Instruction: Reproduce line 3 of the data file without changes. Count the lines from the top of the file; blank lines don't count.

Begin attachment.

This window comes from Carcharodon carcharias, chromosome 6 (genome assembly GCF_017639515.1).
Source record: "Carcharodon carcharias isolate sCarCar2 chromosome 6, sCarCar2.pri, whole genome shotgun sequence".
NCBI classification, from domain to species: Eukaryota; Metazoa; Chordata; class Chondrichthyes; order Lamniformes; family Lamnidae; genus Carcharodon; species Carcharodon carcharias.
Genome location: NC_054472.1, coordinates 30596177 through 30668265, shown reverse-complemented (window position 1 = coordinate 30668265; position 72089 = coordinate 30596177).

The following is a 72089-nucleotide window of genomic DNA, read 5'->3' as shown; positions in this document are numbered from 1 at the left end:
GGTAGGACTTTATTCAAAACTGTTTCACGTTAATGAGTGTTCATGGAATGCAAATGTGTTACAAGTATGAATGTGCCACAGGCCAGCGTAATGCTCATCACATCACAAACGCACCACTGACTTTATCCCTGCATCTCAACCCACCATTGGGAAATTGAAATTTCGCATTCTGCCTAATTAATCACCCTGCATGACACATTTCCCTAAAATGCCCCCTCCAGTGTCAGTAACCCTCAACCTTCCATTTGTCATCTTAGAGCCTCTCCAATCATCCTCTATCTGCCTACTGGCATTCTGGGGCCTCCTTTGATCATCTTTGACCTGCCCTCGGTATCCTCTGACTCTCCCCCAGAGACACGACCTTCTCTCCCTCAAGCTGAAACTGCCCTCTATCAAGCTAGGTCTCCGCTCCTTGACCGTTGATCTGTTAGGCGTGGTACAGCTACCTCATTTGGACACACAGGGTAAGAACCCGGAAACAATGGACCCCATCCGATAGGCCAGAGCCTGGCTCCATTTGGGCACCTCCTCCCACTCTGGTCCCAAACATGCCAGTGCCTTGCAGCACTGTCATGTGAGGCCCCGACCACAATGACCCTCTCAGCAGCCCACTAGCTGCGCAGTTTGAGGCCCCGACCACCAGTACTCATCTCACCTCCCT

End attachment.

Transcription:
NCBI classification, from domain to species: Eukaryota; Metazoa; Chordata; class Chondrichthyes; order Lamniformes; family Lamnidae; genus Carcharodon; species Carcharodon carcharias.